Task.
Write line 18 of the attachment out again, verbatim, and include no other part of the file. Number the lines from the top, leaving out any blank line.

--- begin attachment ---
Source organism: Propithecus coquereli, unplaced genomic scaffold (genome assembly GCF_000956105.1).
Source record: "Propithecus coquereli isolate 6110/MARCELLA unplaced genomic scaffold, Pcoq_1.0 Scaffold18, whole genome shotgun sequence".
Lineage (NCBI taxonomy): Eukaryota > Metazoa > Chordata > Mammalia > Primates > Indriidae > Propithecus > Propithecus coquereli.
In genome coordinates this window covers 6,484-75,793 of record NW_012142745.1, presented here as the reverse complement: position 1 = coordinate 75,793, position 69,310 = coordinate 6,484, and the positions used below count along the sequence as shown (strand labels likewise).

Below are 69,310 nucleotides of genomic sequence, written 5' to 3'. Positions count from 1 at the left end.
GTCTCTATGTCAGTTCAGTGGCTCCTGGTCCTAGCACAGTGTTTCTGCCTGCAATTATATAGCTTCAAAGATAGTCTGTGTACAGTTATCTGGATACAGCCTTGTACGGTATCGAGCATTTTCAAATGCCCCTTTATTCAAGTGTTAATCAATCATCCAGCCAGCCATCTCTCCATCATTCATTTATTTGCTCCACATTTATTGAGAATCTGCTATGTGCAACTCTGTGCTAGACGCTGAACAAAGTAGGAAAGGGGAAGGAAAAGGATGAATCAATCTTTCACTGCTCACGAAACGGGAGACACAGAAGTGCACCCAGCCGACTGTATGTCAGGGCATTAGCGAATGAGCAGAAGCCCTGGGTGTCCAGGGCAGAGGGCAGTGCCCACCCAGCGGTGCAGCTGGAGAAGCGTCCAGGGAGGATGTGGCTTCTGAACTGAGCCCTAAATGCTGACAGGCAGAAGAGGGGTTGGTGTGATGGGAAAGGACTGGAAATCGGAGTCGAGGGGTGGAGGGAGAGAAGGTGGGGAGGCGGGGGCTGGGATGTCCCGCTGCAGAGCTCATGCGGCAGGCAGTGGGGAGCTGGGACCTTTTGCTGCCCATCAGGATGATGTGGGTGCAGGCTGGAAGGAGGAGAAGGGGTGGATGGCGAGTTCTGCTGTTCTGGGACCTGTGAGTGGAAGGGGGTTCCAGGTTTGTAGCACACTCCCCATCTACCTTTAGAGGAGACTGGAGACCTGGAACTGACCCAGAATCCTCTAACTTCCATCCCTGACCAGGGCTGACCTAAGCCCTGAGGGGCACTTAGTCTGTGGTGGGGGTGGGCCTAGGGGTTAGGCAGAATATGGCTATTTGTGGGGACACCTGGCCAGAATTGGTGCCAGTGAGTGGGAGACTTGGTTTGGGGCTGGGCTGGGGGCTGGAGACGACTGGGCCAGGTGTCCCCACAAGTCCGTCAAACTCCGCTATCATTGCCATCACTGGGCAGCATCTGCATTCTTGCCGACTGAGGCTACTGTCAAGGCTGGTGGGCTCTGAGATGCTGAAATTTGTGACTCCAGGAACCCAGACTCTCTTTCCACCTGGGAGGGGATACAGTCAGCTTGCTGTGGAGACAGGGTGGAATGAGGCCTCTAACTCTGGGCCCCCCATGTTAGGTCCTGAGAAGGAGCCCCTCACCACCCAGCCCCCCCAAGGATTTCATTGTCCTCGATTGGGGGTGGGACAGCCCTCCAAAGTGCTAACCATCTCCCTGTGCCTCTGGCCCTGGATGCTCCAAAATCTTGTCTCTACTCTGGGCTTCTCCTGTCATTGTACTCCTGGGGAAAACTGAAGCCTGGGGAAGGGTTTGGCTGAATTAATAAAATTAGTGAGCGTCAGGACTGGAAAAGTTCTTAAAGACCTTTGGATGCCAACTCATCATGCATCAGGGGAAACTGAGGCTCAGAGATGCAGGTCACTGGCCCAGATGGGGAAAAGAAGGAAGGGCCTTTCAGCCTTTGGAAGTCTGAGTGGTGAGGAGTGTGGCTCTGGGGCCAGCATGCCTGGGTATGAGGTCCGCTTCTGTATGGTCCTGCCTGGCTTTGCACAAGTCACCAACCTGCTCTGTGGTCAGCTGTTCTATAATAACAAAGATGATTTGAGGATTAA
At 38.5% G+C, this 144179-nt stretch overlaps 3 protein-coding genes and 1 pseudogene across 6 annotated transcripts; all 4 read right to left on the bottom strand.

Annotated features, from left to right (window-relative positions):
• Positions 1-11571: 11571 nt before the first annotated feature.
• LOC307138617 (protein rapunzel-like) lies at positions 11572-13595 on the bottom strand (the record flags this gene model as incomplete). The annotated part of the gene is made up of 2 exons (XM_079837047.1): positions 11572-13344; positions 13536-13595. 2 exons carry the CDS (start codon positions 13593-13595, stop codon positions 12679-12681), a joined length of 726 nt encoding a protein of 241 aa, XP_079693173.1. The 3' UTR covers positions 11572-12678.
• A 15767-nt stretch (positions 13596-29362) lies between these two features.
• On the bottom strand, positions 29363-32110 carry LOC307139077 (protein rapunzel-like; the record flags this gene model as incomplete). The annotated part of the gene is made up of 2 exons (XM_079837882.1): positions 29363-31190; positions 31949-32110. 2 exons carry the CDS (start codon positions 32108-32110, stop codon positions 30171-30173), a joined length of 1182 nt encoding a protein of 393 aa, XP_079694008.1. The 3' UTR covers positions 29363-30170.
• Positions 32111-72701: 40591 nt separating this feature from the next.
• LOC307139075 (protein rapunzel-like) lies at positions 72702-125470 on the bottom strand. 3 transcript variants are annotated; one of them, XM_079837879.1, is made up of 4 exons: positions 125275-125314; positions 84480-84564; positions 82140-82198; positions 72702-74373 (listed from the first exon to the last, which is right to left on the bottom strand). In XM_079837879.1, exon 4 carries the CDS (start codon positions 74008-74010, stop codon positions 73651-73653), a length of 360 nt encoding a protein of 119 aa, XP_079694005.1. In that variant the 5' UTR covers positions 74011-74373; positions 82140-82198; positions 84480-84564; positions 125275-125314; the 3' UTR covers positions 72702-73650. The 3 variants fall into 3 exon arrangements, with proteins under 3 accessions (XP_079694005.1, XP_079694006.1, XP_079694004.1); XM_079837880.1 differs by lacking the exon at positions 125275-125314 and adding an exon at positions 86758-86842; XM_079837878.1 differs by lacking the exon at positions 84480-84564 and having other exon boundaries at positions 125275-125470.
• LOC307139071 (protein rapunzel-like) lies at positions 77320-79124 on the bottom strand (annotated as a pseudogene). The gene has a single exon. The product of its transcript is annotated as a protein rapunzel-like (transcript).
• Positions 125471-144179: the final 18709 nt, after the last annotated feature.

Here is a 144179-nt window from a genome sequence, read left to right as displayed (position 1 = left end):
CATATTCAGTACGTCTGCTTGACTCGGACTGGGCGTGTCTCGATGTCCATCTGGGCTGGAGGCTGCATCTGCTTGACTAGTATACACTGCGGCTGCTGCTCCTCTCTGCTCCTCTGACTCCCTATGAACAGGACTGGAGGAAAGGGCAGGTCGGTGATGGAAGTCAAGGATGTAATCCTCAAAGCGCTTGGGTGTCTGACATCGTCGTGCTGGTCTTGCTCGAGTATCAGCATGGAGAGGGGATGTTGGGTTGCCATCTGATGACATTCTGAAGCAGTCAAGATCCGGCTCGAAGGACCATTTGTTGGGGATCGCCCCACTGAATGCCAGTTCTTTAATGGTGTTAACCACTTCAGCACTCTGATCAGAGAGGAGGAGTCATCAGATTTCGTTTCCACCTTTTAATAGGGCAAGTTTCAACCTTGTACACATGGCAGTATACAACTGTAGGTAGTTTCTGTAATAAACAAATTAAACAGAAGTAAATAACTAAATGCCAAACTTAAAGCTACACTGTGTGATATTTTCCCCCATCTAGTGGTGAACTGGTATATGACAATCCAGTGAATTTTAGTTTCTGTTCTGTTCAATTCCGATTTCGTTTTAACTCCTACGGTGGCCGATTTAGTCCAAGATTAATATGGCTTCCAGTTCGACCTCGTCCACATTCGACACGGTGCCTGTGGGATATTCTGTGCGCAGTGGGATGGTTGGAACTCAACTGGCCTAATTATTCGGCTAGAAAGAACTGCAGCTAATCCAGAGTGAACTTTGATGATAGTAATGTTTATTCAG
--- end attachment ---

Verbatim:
CATATTCAGTACGTCTGCTTGACTCGGACTGGGCGTGTCTCGATGTCCATCTGGGCTGGAGGCTGCATCTGCTTGACTAGTATACACTGCGGCTGCTGCTCCTCTCTGCTCCTCTGACTCCCTATGAACAGGACTGGAGGAAAGGGCAGGTCGGTGATGGAAGTCAAGGATGTAATCCTCAAAGCGCTTGGGTGTCTGACATCGTCGTGCTGGTCTTGCTCGAGTATCAGCATGGAGAGGGGATGTTGGGTTGCCATCTGATGACATTCTGAAGCAGTCAAGATCCGGCTCGAAGGACCATTTGTTGGGGATCGCCCCACTGAATGCCAGTTCTTTAATGGTGTTAACCACTTCAGCACTCTGATCAGAGAGGAGGAGTCATCAGATTTCGTTTCCACCTTTTAATAGGGCAAGTTTCAACCTTGTACACATGGCAGTATACAACTGTAGGTAGTTTCTGTAATAAACAAATTAAACAGAAGTAAATAACTAAATGCCAAACTTAAAGCTACACTGTGTGATATTTTCCCCCATCTAGTGGTGAACTGGTATATGACAATCCAGTGAATTTTAGTTTCTGTTCTGTTCAATTCCGATTTCGTTTTAACTCCTACGGTGGCCGATTTAGTCCAAGATTAATATGGCTTCCAGTTCGACCTCGTCCACATTCGACACGGTGCCTGTGGGATATTCTGTGCGCAGTGGGATGGTTGGAACTCAACTGGCCTAATTATTCGGCTAGAAAGAACTGCAGCTAATCCAGAGTGAACTTTGATGATAGTAATGTTTATTCAG